Comali movie review: Jayam Ravi carries a largely lighthearted film on his shoulders, as both a student and a joker
The crackling onscreen bonding between Ravi and Yogi makes Comali enjoyable to a large extent.
castJayam Ravi, Samyukta Hegde, Yogi Babu, Kajal Aggarwal, Ks Ravikumar
If you are looking for a weekend time-pass fun ride, Comali fits the bill. The Jayam Ravi film is lighthearted and quite engaging.
Debutant writer and director Pradeep Ranganathan keeps the laughs coming, though they are far and few between in the second half. The trailer created a ruckus due to the controversial dig taken at superstar Rajinikanth and his entry into politics. References and visuals of Rajinikanth have been deleted and replaced by politician and actor Nanjil Sampath speaking about the Cauvery river water issue, another Tamil Nadu-specific topic which has been dragging on for years.
The film begins with the voiceover of Ravi (Jayam Ravi) from his initial school days in late 1980s to a plus two student in the late 1990s. Like any other youngster during his adolescence, he falls for his classmate Nikita (Samyukta Hegde). He gifts her a idol which his father had lovingly given him saying it is a special family heirloom. The moment he gifts her, Ravi is involved in a road accident that leaves him in a coma for 16 years. Ravi wakes up in the house of his best friend Mani (Yogi Babu), now married to his sister. He is unable to cope up with the changes around him, and finds it difficult to adjust to the needs of the 21st century.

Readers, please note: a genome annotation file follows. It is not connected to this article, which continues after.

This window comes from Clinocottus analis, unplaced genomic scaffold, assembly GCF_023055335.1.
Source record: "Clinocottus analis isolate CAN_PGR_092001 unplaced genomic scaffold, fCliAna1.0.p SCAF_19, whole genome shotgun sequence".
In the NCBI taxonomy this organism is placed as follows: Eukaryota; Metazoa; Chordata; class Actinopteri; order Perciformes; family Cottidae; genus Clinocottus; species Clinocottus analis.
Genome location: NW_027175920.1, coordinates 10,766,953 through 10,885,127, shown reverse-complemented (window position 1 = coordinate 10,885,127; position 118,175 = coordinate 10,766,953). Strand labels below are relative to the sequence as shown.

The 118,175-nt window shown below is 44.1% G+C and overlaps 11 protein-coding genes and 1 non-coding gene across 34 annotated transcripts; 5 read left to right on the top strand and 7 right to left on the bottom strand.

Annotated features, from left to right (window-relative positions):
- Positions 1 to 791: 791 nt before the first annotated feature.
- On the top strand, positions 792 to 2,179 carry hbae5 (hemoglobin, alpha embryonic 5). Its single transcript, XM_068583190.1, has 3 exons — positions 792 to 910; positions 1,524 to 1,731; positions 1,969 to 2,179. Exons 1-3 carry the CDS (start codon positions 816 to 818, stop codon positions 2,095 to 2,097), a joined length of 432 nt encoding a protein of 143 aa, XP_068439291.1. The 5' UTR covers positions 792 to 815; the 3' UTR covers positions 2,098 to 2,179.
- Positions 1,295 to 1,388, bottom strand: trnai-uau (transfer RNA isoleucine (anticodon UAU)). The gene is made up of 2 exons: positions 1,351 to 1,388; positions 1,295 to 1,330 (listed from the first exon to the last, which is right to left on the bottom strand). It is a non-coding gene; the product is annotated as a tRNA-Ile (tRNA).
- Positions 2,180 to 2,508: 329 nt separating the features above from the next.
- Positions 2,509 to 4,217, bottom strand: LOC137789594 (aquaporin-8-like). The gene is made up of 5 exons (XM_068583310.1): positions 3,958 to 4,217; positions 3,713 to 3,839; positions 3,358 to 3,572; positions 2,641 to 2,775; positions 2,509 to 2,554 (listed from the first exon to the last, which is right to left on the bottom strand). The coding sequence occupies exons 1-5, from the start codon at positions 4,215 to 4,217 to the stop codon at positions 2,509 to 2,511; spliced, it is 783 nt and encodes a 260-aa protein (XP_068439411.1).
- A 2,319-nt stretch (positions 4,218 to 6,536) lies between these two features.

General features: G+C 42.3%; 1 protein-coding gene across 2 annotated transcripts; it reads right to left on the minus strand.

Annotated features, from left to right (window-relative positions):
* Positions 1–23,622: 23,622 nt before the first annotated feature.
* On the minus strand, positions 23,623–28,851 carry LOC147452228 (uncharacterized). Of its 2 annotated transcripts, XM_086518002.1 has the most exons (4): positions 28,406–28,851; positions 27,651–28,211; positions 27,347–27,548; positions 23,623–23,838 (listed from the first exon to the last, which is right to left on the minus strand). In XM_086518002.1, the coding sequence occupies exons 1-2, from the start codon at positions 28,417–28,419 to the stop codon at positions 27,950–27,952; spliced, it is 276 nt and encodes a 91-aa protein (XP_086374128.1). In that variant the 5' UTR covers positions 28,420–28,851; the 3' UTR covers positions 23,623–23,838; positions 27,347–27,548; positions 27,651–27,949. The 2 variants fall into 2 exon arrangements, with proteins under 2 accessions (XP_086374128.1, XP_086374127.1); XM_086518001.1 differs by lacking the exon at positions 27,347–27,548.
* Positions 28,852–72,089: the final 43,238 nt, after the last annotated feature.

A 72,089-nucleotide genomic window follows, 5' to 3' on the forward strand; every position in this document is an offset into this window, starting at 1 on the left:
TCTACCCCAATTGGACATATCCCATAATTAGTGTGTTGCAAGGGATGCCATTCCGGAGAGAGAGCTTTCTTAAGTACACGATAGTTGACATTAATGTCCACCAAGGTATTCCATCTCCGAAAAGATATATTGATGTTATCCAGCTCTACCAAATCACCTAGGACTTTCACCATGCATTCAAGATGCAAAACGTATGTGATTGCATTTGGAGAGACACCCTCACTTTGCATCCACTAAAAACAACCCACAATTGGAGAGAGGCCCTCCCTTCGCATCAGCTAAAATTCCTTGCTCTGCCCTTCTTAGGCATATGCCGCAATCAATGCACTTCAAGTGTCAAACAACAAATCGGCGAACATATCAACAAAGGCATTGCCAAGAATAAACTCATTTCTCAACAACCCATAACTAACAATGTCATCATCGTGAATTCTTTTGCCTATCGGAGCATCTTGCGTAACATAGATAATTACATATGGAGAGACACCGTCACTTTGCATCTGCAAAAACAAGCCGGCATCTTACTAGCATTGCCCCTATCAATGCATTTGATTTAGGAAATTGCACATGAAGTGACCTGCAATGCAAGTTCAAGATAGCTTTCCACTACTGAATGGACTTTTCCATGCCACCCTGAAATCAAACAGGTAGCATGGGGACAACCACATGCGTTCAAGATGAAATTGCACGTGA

He finds that human values and feelings have totally undergone a metamorphosis and people are not opening their heart, and are caught in social media whirl. The film throws a lot of pop-culture references and interpretations of life in a world dominated by the internet and social media. Through Ravi’s character, the director tells us how the '80s and '90s life and relationships were far more simple and uncomplicated.
Post interval, the story takes a U-turn, and focuses more on how Ravi manages to survive in today’s world. He starts his own YouTube channel named appropriately – Comali (Joker), and gets a job as a guard in a antique museum. A technically savvy girl (Kajal Aggarwal) helps him in his efforts to get back his missing family heirloom. However, at the end, the message is loud and clear that it is old-fashioned humanity – compassion, love, kindness and goodness that triumphs over a modern technology-driven world.
What actually works the best in the movie is the simple and straightforward story and nostalgia unleashed in the first half. There is a scene in the second half, where Ravi gives a long drawn out lecture to other characters on how human emotions are the same despite change in technology and culture shocks. The second half looks like a different film as the lighthearted banter changes to a more serious outlook of life. Like all recent Tamil movies, Comali becomes preachy and full of melodrama in the climax, and lacks a logical ending.
But Ravi carries the show, whether it is as a school kid or as the Rip Van Winkle, who was in a coma for 16 years. And his scenes with Yogi are crackling with humour, and bring the house down. Yogi is in good form with his one-liners, though there are a few regular body-shaming dialogues. Kajal is cute but is limited by her character sketch. It is Samyukta who shines in a better written role. KS Ravikumar, with a negative streak as a politician, is perfect. The music of Hip Hop Aadhi is a plus. The two songs, ‘Paisa’ and ‘Nanba’, are well picturised.
Overall, Comali is packaged as a jolly-feel-good entertainer, laced with emotions and nostalgia. The crackling onscreen bonding between Ravi and Yogi makes it enjoyable to a large extent.
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